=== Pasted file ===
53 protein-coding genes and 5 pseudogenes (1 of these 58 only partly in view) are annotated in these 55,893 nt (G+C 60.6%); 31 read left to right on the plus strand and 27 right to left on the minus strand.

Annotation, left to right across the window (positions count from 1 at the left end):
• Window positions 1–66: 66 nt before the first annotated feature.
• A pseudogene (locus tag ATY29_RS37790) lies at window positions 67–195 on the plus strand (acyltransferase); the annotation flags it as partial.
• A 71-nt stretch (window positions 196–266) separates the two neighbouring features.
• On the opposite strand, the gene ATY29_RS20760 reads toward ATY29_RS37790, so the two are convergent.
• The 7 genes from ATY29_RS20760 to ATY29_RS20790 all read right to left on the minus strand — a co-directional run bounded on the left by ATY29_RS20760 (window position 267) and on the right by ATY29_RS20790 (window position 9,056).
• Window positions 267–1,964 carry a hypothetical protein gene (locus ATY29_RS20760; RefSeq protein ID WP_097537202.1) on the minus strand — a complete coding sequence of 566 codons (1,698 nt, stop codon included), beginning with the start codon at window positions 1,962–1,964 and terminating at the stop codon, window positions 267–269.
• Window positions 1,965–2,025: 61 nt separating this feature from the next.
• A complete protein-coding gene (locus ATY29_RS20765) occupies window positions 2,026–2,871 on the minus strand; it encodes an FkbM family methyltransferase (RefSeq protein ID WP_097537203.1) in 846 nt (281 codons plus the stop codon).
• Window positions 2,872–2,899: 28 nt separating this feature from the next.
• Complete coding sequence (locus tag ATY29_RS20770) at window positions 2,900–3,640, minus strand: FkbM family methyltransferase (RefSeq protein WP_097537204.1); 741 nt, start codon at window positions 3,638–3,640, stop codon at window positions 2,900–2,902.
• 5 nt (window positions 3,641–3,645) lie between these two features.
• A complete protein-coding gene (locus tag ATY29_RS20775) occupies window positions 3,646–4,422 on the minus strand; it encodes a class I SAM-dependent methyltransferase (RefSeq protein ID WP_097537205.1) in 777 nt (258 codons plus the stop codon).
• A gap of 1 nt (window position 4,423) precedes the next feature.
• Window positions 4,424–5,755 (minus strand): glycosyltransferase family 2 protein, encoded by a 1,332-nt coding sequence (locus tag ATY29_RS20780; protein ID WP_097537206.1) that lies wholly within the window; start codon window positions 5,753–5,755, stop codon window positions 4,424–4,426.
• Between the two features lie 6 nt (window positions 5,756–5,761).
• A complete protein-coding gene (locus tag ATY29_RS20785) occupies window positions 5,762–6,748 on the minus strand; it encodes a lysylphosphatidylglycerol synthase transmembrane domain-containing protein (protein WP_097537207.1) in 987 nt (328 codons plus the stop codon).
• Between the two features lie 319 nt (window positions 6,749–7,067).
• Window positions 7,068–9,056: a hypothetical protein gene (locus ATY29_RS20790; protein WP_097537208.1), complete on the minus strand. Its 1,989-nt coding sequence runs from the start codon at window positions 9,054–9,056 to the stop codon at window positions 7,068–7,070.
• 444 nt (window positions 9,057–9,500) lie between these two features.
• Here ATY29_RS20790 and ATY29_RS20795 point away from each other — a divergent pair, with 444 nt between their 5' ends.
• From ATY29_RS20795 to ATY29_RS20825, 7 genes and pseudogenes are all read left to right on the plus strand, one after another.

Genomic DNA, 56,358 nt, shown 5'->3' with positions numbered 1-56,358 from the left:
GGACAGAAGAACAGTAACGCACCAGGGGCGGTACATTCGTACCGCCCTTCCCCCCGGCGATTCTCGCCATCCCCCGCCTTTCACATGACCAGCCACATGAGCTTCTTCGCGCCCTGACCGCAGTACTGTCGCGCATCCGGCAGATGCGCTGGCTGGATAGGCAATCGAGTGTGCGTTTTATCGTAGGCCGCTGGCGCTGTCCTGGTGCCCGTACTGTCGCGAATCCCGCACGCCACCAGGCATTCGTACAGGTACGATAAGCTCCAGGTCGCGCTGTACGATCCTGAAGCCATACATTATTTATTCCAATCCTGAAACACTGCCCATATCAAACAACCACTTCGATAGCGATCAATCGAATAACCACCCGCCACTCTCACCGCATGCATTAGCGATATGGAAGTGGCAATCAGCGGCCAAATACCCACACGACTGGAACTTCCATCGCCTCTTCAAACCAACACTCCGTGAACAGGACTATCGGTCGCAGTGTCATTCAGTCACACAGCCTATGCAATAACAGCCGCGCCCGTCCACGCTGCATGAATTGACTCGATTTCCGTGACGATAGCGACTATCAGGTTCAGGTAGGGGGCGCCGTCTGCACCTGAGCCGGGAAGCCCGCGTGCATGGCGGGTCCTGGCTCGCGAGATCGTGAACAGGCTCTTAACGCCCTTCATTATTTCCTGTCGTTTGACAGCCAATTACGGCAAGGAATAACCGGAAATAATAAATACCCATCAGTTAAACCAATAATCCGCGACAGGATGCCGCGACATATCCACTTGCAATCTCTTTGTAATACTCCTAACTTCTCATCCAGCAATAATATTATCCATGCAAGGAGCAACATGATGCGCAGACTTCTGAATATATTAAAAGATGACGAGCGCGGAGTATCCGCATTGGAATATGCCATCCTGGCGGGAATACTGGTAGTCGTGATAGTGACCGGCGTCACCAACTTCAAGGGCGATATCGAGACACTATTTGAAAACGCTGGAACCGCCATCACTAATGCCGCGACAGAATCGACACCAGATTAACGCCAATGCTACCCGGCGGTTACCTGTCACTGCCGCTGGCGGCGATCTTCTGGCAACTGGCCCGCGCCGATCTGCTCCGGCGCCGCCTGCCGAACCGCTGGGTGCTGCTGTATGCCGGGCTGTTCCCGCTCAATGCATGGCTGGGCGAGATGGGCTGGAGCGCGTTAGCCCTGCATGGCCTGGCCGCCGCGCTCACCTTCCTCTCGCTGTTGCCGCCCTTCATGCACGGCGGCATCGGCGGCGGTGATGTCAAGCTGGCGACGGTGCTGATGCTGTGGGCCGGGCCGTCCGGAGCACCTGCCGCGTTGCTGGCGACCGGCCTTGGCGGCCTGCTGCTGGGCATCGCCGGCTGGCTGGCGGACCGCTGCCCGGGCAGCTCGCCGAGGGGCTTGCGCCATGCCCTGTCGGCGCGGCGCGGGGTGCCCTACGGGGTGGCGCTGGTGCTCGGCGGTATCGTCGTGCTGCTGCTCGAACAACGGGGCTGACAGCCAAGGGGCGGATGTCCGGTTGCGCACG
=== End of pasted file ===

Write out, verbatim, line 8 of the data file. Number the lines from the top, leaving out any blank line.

• Window positions 267–1,964 carry a hypothetical protein gene (locus ATY29_RS20760; RefSeq protein ID WP_097537202.1) on the minus strand — a complete coding sequence of 566 codons (1,698 nt, stop codon included), beginning with the start codon at window positions 1,962–1,964 and terminating at the stop codon, window positions 267–269.